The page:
Snow White costume

I have not worked a lot with velvet, and this synthetic/rayon non-stretch velvet had a gorgeous nap which was a bit of a bugger to sew. But it ultimately complied with my will after I read a few instructive articles about sewing velvet:

The Evil Queen costume, currently in the works, and the (hopeful) doublet costume will both involve various velvets, so I really needed to learn how to cope with its quirks. I am feeling much more confident now, and even inspired to maybe possibly consider incorporating some velvet into a selfish sewing project if I am not completely sick of sewing by the time I finish the next two costumes (goal is to finish Evil Queen by tonight, and the doublet ASAP next week). Time will tell…

sewing room tea

Costume Update… Muslin Making is Done!

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My Snow White and Evil Queen costumes are coming along… Last week, I took measurements, then completed the muslin making for each of 3 bodices and tested them out on the girls. No major tweaks needed, even the Evil Queen’s bodice with the giant collar I drafted (!!). To save my sanity, I plan to eliminate the yoke pieces by making a separate collar piece (which needs to be a white and heavily reinforced anyway, and perhaps attached to the cape). I can start cutting real fabric and making something much more exciting than marked-up scrappy beige shells. 2/3 of those marked-up scrappy beige shells can now become bodice linings (I am reminding myself that these are middle school costumes, and the insides don’t have any business being beautiful).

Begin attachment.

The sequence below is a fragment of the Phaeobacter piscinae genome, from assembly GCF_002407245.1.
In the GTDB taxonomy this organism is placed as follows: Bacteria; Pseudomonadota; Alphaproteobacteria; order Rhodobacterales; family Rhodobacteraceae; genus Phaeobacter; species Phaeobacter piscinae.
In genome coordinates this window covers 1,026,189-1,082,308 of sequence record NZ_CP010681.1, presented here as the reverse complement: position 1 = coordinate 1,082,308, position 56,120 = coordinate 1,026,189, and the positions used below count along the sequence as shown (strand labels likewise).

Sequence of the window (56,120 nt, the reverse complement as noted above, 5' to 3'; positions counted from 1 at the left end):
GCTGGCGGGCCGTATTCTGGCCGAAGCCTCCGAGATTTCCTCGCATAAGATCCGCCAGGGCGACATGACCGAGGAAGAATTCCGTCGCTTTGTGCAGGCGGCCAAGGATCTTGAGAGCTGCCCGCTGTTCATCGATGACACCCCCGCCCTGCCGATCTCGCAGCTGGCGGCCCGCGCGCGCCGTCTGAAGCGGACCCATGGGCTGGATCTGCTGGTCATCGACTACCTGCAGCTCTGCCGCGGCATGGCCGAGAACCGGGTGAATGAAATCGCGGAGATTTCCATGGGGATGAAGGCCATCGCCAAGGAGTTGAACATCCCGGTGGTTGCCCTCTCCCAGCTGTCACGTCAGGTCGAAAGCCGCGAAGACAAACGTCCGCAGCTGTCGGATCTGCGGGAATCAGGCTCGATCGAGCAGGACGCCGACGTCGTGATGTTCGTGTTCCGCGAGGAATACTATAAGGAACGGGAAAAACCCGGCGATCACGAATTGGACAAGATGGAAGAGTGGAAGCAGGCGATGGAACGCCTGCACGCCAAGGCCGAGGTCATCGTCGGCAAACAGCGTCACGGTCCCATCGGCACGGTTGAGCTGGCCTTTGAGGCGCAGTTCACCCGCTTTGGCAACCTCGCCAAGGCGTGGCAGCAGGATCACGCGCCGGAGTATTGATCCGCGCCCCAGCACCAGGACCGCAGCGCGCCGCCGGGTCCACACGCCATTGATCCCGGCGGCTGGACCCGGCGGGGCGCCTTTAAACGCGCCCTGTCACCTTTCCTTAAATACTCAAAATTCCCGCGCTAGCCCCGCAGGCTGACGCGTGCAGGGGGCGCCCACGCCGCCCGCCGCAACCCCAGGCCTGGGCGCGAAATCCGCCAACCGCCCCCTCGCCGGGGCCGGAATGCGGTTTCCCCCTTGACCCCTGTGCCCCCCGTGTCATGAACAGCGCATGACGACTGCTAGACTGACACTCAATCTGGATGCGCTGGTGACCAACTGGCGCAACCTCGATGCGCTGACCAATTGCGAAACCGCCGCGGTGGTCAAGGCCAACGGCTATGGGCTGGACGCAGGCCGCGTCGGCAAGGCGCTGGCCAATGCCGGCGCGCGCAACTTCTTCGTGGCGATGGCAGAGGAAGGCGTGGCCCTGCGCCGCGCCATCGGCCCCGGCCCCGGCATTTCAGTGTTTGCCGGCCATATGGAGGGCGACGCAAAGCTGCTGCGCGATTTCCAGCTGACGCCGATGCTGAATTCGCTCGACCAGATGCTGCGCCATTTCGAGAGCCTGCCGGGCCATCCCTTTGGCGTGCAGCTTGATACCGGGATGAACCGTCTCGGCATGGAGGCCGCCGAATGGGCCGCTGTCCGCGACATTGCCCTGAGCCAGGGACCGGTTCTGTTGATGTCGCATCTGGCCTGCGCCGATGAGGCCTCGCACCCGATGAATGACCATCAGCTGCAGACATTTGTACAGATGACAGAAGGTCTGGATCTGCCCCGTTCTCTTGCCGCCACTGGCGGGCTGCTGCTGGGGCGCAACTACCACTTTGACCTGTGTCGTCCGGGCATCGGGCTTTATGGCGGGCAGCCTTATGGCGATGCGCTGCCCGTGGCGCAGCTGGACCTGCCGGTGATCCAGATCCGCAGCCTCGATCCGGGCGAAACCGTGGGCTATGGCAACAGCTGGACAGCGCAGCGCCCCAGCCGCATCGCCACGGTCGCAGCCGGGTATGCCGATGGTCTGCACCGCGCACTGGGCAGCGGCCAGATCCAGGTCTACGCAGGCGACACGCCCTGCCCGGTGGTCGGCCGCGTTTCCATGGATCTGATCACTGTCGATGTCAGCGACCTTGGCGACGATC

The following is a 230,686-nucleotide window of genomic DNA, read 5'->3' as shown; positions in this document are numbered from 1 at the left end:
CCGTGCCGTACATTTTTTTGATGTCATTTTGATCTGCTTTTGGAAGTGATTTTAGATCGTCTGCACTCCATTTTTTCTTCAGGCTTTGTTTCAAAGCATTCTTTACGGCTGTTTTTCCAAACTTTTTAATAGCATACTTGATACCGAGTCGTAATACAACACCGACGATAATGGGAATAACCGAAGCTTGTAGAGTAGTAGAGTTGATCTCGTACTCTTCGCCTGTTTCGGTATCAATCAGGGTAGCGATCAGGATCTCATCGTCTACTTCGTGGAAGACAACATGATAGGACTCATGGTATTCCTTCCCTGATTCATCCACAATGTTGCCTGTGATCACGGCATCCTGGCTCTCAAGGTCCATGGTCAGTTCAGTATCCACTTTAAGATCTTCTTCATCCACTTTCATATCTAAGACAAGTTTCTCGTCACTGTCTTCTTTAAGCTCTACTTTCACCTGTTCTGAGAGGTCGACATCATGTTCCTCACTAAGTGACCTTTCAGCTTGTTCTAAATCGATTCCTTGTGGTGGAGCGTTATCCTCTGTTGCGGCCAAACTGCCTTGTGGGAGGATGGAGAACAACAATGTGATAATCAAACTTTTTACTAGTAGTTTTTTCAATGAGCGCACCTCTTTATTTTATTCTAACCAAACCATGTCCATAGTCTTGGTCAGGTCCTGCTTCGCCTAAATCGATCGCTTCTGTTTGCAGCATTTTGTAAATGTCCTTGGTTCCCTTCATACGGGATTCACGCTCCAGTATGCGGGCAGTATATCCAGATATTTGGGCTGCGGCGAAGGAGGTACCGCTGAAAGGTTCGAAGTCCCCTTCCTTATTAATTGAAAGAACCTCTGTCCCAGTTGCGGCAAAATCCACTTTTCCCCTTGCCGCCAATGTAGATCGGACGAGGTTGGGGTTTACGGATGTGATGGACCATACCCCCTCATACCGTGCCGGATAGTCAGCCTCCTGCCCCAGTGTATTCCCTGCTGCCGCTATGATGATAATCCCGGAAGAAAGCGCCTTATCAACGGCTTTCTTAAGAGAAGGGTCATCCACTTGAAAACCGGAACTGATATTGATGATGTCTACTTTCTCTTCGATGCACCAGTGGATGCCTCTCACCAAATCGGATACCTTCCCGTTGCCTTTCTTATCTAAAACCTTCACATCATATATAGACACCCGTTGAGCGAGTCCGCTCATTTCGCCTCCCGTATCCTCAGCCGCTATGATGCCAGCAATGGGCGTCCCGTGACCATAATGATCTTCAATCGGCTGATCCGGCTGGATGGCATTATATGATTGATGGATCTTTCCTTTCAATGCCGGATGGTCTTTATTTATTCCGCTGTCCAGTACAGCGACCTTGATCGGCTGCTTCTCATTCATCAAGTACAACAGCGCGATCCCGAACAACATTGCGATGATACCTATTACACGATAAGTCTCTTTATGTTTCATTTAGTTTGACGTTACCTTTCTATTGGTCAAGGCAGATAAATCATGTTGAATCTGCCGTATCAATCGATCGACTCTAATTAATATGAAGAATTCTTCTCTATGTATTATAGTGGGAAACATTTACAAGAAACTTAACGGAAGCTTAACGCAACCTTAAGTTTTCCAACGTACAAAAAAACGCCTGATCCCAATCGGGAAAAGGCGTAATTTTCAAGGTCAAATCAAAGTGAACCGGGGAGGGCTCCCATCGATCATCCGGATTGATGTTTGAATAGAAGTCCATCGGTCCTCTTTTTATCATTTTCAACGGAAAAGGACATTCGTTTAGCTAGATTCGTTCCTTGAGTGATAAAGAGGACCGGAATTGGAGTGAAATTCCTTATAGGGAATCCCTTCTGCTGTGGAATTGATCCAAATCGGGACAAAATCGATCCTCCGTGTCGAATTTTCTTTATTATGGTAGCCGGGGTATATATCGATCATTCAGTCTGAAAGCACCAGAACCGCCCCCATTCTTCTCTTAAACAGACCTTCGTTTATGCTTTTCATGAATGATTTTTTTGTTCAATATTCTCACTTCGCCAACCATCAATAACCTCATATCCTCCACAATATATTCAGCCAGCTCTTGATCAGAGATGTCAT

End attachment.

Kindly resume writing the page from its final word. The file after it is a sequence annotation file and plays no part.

evil queen bodice muslin

Some of the tools I used to make the muslins include a cutting and craft board, wax tracing paper and a stiletto wheel. Two of the three dresses (and possibly a third hacked doublet for my own kid’s costume) need to come from a single tissue pattern, so I don’t want to cut into it (yet, anyway). Most of the craft boards and wax papers I use have come from estate sales (in case you are like me and love treasure hunting! oh, how I love treasure hunting!), but they are inexpensive items and can still be found easily online and at places like Joann Fabrics. My favorite needle-point stiletto wheel came from WAWAK.com, which is a great place to get sewing tools and consumable supplies like thread and zippers if you need more than a small order.